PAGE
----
Sorry, Simon, I did notice you had mentioned Port Rowan before, it’s just me being short sighted . It has certainly opened my eyes! You could parade any number of model locomotives past me and I wouldn’t know whether they were correct or not so I don’t really have the right to criticise something that 99.99% of folk won’t notice.

  4. Dunks Post author

    Your comments intrigue me. The very first model railway magazine I bought, the Railway Modeller for May 1975, had a delightful layout called Penllyn as the Railway of the Month. Like Penhydd and Llangullo even more so, the layout was an attempt (successful, in my mind, as I have since visited) the general feel of an area. But the layout was built by a farmer, and in it he mentioned the problem with getting accurate cows: in his case, “Welsh Blacks” out of Airfix models. (There had been an article on modelling them a few months earlier, I later discovered.) He also mentioned the word “conformation”, which I will now have to look up again.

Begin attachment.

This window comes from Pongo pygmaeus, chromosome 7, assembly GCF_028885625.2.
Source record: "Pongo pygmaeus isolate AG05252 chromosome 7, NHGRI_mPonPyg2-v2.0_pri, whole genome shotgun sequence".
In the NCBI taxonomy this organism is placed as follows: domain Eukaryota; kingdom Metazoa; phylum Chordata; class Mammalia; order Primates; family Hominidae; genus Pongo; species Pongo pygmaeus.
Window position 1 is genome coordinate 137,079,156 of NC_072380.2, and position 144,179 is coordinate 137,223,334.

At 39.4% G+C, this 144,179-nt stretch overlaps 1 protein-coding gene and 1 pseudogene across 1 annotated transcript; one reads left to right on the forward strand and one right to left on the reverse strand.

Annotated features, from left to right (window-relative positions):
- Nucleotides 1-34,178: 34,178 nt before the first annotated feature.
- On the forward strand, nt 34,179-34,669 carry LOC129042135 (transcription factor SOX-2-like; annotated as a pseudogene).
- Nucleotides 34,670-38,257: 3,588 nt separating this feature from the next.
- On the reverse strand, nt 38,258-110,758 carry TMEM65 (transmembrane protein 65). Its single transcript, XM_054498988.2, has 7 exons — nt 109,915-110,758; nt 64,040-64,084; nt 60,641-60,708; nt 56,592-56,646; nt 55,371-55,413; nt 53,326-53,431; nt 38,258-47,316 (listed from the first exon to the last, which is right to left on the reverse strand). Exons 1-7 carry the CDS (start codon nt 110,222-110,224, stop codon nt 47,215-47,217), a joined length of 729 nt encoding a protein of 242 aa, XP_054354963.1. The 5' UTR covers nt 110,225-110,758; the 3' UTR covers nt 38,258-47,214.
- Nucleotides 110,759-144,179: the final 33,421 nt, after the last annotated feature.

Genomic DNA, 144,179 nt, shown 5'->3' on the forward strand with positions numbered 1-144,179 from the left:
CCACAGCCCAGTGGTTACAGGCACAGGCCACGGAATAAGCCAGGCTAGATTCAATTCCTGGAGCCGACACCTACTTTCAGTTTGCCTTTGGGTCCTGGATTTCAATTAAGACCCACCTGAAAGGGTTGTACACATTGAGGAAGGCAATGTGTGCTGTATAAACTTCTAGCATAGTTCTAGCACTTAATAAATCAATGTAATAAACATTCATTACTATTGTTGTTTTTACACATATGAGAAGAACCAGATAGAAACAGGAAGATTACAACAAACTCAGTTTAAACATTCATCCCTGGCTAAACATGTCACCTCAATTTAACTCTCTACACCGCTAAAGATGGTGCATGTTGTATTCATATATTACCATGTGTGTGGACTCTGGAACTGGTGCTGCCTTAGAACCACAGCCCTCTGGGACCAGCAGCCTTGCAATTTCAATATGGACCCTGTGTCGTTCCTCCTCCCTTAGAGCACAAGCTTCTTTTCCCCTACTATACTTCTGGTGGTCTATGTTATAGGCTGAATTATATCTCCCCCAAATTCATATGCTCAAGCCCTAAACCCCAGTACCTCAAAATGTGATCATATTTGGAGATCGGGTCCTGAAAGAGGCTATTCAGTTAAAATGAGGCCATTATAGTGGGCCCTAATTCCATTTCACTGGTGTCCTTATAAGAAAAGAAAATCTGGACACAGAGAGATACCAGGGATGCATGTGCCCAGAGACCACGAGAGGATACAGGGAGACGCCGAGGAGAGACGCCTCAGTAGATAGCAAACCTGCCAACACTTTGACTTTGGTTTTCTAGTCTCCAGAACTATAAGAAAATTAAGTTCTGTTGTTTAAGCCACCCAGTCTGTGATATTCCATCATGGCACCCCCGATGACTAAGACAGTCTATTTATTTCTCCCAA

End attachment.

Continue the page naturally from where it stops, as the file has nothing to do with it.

The point is, if we are to embrace the concept of, for want of a better phrase, “total railway modelling” then this sort of information – including the correct terminology – is vital, as are comments that 0.01% may not be able to make: the rest of us may think that there is something not quite right, but not know what it is. Then along comes Mr. Oneintenthousand and tells us what it is that is not quite right. Knowing that the key search term is “conformation” is great – personally, I don’t mind looking, but I like to know what I am looking for.


  5. snitchthebudgie

    Reblogged this on esngblog and commented:
    The budgie has landed….. Back from holiday after a good break. Here’s an interesting article by Simon Dunkley to be going on with, that explores the way to a realistic railside scene – and the philosophy behind it. Yes, even railway modellers can be philosophical (well, probably after a pint or two).